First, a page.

Turkey tries to shed light on White Helmets founder’s death


FILE – Former British army officer James Le Mesurier stands near the Golden Horn in this undated file photo, in Istanbul. The lifeless body of James Le Mesurier was found early Monday Nov. 11, 2019, in Istanbul, Turkey. Le Mesurier, a former British army officer who helped found the “White Helmets” volunteer organization in Syria, has been found dead in Istanbul, Turkish officials and news reports said Monday. (AP Photo/File)

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ANKARA, Turkey (AP) — Turkish officials were performing an autopsy and other procedures Tuesday as they tried to understand how a former British officer who helped found the White Helmets volunteer aid group in Syria died.

James Le Mesurier’s body was found near his home in Istanbul early Monday by worshippers on their way to morning prayers. Turkish police believe he fell to his death from his home and are investigating the circumstances. Last week a top Russian official had claimed he was a spy, something Britain strongly denies.

The Istanbul chief prosecutor’s office said an autopsy and other procedures were underway at Istanbul’s Forensic Medicine Institute to determine “the exact cause” of his death. It also said police were still in the process of gathering security camera recordings near the scene and assessing them.

Earlier, Istanbul governor Ali Yerlikaya told reporters: “Our chief prosecutor’s office, our police are engaged in multifaceted efforts to shed light on the incident.”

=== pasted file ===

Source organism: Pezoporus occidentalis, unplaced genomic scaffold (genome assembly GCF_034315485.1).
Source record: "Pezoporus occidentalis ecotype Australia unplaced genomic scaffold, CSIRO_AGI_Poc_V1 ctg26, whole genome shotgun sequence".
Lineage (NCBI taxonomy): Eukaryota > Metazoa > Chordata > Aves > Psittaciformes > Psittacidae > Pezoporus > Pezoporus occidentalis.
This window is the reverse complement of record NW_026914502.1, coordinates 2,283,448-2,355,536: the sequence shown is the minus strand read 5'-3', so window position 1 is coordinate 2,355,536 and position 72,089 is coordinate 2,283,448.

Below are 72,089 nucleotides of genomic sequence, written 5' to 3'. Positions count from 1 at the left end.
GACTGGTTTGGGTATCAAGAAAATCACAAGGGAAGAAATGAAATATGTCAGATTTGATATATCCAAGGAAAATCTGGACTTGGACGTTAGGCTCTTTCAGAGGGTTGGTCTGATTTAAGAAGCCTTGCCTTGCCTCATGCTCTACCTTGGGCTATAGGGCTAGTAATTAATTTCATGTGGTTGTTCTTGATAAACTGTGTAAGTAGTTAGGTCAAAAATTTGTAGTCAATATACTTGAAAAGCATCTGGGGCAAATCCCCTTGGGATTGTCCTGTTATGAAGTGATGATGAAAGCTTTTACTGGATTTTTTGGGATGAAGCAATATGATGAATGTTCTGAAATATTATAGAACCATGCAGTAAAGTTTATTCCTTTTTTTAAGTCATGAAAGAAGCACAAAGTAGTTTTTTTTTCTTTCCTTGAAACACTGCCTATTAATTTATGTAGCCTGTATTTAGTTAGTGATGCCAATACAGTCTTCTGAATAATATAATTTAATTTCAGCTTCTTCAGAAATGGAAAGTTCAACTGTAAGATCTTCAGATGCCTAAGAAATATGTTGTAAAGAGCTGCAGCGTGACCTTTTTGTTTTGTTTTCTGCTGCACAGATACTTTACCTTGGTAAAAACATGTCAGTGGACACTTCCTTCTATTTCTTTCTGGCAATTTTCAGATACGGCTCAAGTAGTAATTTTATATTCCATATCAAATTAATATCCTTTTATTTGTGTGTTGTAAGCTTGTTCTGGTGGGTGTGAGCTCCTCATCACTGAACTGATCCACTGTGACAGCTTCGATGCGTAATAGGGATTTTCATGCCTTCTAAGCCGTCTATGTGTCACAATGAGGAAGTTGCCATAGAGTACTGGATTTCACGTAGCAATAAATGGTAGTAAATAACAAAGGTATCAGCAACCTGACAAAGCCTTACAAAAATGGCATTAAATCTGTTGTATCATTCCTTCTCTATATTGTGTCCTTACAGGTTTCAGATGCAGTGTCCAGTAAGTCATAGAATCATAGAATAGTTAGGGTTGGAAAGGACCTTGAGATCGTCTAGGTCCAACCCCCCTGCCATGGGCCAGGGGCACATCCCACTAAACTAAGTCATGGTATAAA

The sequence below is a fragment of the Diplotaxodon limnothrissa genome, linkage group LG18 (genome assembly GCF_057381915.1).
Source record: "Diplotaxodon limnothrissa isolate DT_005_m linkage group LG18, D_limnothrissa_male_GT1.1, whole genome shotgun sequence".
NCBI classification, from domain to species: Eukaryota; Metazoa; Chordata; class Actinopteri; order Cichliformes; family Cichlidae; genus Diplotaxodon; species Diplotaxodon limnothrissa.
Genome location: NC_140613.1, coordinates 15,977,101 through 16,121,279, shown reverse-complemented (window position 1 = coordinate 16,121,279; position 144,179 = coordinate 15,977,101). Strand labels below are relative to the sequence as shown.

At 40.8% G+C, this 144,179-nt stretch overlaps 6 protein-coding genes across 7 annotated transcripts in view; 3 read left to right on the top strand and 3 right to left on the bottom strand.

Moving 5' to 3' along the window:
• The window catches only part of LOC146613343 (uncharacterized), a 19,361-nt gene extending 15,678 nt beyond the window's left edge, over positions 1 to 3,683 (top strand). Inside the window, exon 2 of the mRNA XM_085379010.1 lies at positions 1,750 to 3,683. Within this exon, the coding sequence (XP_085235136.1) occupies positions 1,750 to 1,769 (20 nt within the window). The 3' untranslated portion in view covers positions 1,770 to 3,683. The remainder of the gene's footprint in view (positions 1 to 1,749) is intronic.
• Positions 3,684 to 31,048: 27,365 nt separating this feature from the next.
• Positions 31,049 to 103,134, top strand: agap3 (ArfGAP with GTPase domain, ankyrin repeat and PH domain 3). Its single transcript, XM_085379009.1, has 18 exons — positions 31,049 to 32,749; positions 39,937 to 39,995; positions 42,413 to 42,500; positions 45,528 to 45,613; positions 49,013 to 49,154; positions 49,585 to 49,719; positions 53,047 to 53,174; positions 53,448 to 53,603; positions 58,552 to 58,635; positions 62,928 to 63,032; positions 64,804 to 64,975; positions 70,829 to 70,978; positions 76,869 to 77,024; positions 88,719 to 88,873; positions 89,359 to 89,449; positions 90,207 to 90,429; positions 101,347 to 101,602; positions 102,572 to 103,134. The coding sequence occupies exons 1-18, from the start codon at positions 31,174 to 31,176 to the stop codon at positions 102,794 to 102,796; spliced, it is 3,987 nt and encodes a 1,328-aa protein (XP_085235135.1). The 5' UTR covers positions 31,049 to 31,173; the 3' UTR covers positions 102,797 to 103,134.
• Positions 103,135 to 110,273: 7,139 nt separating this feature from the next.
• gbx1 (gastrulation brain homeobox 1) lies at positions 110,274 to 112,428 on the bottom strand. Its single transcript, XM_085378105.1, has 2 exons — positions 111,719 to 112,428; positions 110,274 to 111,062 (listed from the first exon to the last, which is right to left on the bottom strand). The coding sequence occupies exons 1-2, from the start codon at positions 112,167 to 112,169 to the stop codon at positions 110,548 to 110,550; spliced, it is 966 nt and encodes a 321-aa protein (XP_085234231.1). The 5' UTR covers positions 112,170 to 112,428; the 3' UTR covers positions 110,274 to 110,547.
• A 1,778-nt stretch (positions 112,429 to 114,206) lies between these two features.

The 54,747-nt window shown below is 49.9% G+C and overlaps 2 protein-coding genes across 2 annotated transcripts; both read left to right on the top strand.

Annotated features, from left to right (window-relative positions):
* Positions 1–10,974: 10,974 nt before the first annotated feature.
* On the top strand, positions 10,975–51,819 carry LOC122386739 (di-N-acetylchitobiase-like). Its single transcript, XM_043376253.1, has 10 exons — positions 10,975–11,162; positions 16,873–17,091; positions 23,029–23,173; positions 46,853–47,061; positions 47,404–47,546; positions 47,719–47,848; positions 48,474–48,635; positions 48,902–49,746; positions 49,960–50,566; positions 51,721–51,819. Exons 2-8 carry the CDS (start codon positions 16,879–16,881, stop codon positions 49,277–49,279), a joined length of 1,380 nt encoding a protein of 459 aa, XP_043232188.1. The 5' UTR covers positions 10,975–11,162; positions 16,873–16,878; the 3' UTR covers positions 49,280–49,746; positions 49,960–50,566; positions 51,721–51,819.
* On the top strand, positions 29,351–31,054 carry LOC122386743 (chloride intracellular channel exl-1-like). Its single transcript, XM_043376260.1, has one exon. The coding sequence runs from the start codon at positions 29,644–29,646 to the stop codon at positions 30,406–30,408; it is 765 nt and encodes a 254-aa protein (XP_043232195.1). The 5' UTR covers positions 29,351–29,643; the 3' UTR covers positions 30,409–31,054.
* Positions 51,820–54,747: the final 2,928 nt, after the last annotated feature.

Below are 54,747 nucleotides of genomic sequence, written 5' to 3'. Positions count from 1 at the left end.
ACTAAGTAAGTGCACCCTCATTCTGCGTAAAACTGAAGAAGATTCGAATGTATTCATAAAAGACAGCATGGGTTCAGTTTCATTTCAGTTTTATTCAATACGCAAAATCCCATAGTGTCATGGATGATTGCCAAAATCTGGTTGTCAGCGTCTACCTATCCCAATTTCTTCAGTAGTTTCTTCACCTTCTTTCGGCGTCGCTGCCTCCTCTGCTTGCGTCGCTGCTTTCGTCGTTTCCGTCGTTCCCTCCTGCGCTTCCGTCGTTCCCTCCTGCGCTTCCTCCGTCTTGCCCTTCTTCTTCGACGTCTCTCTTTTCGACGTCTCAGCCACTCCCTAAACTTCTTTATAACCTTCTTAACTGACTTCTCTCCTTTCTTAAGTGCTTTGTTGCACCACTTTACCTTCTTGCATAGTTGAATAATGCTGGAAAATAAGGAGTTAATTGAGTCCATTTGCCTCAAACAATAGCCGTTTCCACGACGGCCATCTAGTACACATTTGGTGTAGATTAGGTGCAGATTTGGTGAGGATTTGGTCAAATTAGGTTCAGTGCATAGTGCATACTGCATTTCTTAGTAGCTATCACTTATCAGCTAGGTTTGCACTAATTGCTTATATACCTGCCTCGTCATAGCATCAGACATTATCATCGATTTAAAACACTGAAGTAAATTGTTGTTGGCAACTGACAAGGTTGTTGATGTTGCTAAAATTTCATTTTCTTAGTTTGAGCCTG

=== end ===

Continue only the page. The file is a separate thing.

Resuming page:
Le Mesurier was the founder and CEO of May Day Rescue, which established and trained the White Helmets, also known as the Syria Civil Defense, a group of local humanitarian volunteers.

The group, which has had more than 3,000 volunteers in opposition-held areas, says it has saved thousands of lives since 2013 and documented Syrian government attacks on civilians and other infrastructure. The group has been nominated for the Nobel Peace Prize, but has not won.

Last week, Russian Foreign Ministry spokeswoman Maria Zakharova accused Le Mesurier of being a former British agent working in the Balkans and the Middle East. She alleged he had “been spotted all around the world, including in the Balkans and the Middle East.”

Karen Pierce, Britain’s ambassador to the United Nations, denied those allegations Monday, saying “the Russian charges against him, that came out of Foreign Ministry that he was a spy, are categorically untrue.”

She also said Britain would be “looking very closely” at the Turkish authorities’ investigation into Le Mesurier’s death.

Turkey’s state-run Anadolu Agency reported that he was 48 and had moved to Turkey with his wife four years ago.

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